Format: Internet video on the new internet machine.
With the number of movies I need to watch dropped below100, I’m finding more and more movies that I simply have to watch if I’m going to continue at all. I’ve had a copy of The Apprenticeship of Duddy Kravitz sitting saved on a flashdrive for a couple of years without pulling the trigger. The reason is simple: I always have a little fear of those movies that feel like I’m going to be the only person who has ever seen it. I always find that so frustrating.
Anyway, The Apprenticeship of Duddy Kravitz is evidently the movie that forced Richard Dreyfuss to take the role of Hooper in Jaws. He was apparently so appalled by his performance in this that he figured his career was over and was desperate for any role he could get. I don’t think he’s all that bad in the film, but who am I to judge how someone sees him- or herself? Regardless, the fact that this movie and Jaws were in consecutive years is utterly fascinating to me, because it has caused me to realize something about Dreyfuss that I didn’t know before. The man is surprisingly adaptable to a role.
Dreyfuss was 27 when this movie was made and he’s playing a 19-year-old relatively believably. The next year, as Hooper, he’s more or less playing his age just as believably. That’s pretty interesting, or it demonstrates just how much difference growing a beard can make.
Anyway, David “Duddy” Kravitz (Dreyfuss, and Duddy rhymes with “goodie” not “buddy”) is just out of high school and wanting to do something with his life. His older brother Lennie (Alan Rosenthal) is in medical school, which makes him the favorite of father Max (Jack Warden) as well as Max’s brother Benjy (Joseph Wiseman). Duddy seems very much like the lesser child, considered to be a bit of a sap by everyone other than his grandfather (Zvee Scooler). His grandfather tells him that a man who has no land is nothing, and that is going to be a statement that drives the rest of the film.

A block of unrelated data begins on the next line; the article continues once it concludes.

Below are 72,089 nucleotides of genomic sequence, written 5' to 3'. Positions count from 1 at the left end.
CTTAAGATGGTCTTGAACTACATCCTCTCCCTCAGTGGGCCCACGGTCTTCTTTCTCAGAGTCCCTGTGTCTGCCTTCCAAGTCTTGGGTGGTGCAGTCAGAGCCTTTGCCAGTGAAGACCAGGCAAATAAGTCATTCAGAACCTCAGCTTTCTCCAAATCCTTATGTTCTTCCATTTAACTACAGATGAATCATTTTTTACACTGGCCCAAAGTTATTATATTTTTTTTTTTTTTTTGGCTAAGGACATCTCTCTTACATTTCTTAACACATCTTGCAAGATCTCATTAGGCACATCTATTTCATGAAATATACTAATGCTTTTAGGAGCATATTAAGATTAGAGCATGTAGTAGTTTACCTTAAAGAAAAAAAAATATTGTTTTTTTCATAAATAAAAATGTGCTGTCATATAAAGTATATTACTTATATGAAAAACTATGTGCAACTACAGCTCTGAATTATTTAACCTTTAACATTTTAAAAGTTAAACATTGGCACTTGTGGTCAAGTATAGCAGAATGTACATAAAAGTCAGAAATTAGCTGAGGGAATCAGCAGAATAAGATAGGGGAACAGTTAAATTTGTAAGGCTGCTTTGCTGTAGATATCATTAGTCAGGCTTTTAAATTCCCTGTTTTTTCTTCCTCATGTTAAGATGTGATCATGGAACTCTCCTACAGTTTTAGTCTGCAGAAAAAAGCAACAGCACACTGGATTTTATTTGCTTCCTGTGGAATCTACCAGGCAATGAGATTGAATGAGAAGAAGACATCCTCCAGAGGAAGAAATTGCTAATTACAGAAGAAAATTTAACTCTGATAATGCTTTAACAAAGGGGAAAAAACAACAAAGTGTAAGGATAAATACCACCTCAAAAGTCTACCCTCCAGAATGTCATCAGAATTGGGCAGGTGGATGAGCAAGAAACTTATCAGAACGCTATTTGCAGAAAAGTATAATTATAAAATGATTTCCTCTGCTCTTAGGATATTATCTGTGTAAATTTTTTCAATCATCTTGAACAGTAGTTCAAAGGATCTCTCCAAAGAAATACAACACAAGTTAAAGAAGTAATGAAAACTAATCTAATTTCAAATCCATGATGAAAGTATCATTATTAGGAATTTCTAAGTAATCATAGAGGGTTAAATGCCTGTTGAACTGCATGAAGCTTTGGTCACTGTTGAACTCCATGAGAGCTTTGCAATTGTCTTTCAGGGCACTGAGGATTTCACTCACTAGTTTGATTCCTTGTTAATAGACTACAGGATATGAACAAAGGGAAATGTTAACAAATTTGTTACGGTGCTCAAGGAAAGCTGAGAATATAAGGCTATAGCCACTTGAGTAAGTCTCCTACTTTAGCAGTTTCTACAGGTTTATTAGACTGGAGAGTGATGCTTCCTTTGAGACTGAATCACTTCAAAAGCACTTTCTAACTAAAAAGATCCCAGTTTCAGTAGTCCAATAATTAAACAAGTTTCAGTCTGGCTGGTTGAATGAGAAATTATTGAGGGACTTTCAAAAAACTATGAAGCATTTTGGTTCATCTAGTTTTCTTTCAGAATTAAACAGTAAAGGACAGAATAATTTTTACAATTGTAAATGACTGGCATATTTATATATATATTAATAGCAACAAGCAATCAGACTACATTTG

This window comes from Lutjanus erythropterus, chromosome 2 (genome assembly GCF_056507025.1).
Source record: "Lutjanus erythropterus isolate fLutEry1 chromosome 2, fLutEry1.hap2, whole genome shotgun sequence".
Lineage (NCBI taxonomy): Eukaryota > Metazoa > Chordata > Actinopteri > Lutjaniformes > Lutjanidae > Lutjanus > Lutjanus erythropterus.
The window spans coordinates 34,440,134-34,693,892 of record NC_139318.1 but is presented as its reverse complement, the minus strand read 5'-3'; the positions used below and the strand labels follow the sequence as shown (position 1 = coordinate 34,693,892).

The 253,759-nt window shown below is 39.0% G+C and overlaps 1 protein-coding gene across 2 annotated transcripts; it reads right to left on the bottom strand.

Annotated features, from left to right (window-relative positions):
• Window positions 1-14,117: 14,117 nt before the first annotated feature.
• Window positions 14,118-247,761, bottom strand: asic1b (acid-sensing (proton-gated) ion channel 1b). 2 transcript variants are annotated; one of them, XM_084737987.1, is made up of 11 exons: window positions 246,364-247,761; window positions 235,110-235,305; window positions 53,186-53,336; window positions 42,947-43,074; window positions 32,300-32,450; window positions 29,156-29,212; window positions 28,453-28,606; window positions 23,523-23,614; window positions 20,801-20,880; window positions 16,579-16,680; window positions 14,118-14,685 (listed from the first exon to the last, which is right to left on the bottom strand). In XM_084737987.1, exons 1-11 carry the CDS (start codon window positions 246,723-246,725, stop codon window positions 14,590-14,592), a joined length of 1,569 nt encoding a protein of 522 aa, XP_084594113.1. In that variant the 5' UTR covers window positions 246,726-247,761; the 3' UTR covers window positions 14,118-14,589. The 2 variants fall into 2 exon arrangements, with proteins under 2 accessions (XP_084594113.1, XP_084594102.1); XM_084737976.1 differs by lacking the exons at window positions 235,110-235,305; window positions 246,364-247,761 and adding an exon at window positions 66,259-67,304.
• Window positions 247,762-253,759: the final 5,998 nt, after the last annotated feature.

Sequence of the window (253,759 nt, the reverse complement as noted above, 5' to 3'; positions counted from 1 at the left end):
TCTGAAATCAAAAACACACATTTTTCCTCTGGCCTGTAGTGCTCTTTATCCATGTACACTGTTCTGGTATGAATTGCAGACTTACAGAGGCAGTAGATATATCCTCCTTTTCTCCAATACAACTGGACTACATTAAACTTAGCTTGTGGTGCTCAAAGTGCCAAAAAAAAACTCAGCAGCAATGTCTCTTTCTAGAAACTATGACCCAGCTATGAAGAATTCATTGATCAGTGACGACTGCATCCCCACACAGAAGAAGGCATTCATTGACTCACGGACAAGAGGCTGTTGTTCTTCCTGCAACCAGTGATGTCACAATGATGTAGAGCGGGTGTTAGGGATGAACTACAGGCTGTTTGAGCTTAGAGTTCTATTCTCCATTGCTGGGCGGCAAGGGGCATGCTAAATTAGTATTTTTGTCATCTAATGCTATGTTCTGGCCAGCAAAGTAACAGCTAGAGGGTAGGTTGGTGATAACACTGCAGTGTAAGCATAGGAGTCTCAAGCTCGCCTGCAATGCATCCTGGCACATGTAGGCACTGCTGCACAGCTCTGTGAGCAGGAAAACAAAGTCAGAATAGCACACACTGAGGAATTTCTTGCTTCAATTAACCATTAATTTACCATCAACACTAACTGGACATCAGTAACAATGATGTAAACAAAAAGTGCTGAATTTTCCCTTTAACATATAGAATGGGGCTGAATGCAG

The other thing that will drive the story is that Duddy has grown up with stories of the man his father calls the Boy Wonder , Jerry Dingleman (Henry Ramer), who started from nothing and became a man of means. With this in mind, Duddy takes a job at a resort as a waiter. Here he makes a constant effort to hustle as much as he can, something that puts him at odds with the other waiters more or less because he is seen as fulfilling the Jewish stereotype of constantly grubbing for money. As the season draws to a close and Duddy both loses and regains all of the money he’s made, his girlfriend Yvette (Micheline Lanctot) shows him a little-known nearby lake. Remembering his grandfather’s words, Duddy decides that he’s going to buy all of the land around the lake and develop it. And that’s going to be the rest of the movie.
Duddy’s quest to acquire the land takes him down some strange roads. This includes joining up with a blacklisted film director (Denholm Elliott) to film weddings and bar mitzvahs. It also includes purchasing illegal pinball machines from a guy named Virgil (Randy Quaid long before he went completely loopy), and desperately scrambling each time a piece of land around the lake comes up for sale.